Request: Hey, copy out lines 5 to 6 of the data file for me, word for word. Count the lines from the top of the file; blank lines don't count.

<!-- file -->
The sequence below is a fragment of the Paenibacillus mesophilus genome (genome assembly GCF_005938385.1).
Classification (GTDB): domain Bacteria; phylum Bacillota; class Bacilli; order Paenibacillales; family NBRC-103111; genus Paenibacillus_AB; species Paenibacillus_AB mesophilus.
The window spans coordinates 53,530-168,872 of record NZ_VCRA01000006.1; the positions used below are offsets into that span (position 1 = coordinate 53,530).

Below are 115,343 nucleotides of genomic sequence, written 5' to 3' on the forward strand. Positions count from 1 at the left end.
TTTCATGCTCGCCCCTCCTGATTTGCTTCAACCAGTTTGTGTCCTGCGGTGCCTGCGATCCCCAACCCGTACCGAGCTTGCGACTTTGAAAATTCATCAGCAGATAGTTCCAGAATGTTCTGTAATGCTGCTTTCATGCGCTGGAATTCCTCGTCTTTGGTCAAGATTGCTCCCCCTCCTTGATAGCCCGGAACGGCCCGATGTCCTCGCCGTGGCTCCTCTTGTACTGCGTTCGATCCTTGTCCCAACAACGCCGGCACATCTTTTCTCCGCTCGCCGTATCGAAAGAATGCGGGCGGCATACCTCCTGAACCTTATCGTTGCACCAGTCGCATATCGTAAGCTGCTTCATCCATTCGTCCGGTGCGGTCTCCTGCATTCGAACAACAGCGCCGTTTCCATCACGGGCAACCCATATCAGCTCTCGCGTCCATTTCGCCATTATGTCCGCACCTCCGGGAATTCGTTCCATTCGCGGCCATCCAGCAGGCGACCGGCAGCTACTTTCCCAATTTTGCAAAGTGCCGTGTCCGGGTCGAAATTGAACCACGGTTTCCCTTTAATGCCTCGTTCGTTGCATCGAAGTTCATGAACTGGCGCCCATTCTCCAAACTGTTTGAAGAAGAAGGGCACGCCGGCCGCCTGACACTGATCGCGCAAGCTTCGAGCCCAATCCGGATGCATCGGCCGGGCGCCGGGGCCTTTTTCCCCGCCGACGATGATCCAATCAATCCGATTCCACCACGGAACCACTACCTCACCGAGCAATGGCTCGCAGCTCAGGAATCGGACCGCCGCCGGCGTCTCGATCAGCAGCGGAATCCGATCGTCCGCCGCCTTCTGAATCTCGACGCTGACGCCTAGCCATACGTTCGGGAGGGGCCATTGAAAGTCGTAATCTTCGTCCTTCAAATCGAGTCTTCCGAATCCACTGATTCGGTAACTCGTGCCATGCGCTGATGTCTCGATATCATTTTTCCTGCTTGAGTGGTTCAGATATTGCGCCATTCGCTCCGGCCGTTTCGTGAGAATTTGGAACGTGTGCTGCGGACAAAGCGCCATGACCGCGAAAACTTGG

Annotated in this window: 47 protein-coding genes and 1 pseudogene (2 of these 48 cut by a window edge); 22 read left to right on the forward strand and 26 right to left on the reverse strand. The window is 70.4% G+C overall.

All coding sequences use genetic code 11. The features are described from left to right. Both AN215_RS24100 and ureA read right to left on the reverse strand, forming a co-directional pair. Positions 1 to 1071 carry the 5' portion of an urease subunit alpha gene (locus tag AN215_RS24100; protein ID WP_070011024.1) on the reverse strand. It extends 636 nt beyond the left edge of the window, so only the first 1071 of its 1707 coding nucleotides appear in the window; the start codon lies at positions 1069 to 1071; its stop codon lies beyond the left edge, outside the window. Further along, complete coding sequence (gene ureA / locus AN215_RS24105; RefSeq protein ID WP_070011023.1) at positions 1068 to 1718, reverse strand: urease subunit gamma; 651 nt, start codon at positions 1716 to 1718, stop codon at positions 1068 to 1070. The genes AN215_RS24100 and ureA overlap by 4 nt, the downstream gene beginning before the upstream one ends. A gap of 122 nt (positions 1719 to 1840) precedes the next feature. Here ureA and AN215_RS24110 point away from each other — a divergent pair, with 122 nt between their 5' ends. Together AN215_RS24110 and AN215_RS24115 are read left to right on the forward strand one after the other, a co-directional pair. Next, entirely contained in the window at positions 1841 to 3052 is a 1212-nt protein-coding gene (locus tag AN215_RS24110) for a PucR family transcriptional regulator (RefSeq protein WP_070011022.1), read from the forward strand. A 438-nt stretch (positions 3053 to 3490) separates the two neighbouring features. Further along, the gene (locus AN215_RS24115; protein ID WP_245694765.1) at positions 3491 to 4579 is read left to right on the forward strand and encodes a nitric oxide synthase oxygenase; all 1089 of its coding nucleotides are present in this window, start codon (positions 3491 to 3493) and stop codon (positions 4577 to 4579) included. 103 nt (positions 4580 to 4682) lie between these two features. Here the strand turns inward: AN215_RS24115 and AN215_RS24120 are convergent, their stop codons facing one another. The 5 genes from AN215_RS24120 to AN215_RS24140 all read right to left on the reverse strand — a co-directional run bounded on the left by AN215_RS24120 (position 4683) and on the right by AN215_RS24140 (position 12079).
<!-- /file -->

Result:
TTTCATGCTCGCCCCTCCTGATTTGCTTCAACCAGTTTGTGTCCTGCGGTGCCTGCGATCCCCAACCCGTACCGAGCTTGCGACTTTGAAAATTCATCAGCAGATAGTTCCAGAATGTTCTGTAATGCTGCTTTCATGCGCTGGAATTCCTCGTCTTTGGTCAAGATTGCTCCCCCTCCTTGATAGCCCGGAACGGCCCGATGTCCTCGCCGTGGCTCCTCTTGTACTGCGTTCGATCCTTGTCCCAACAACGCCGGCACATCTTTTCTCCGCTCGCCGTATCGAAAGAATGCGGGCGGCATACCTCCTGAACCTTATCGTTGCACCAGTCGCATATCGTAAGCTGCTTCATCCATTCGTCCGGTGCGGTCTCCTGCATTCGAACAACAGCGCCGTTTCCATCACGGGCAACCCATATCAGCTCTCGCGTCCATTTCGCCATTATGTCCGCACCTCCGGGAATTCGTTCCATTCGCGGCCATCCAGCAGGCGACCGGCAGCTACTTTCCCAATTTTGCAAAGTGCCGTGTCCGGGTCGAAATTGAACCACGGTTTCCCTTTAATGCCTCGTTCGTTGCATCGAAGTTCATGAACTGGCGCCCATTCTCCAAACTGTTTGAAGAAGAAGGGCACGCCGGCCGCCTGACACTGATCGCGCAAGCTTCGAGCCCAATCCGGATGCATCGGCCGGGCGCCGGGGCCTTTTTCCCCGCCGACGATGATCCAATCAATCCGATTCCACCACGGAACCACTACCTCACCGAGCAATGGCTCGCAGCTCAGGAATCGGACCGCCGCCGGCGTCTCGATCAGCAGCGGAATCCGATCGTCCGCCGCCTTCTGAATCTCGACGCTGACGCCTAGCCATACGTTCGGGAGGGGCCATTGAAAGTCGTAATCTTCGTCCTTCAAATCGAGTCTTCCGAATCCACTGATTCGGTAACTCGTGCCATGCGCTGATGTCTCGATATCATTTTTCCTGCTTGAGTGGTTCAGATATTGCGCCATTCGCTCCGGCCGTTTCGTGAGAATTTGGAACGTGTGCTGCGGACAAAGCGCCATGACCGCGAAAACTTGG

Annotated in this window: 47 protein-coding genes and 1 pseudogene (2 of these 48 cut by a window edge); 22 read left to right on the forward strand and 26 right to left on the reverse strand. The window is 70.4% G+C overall.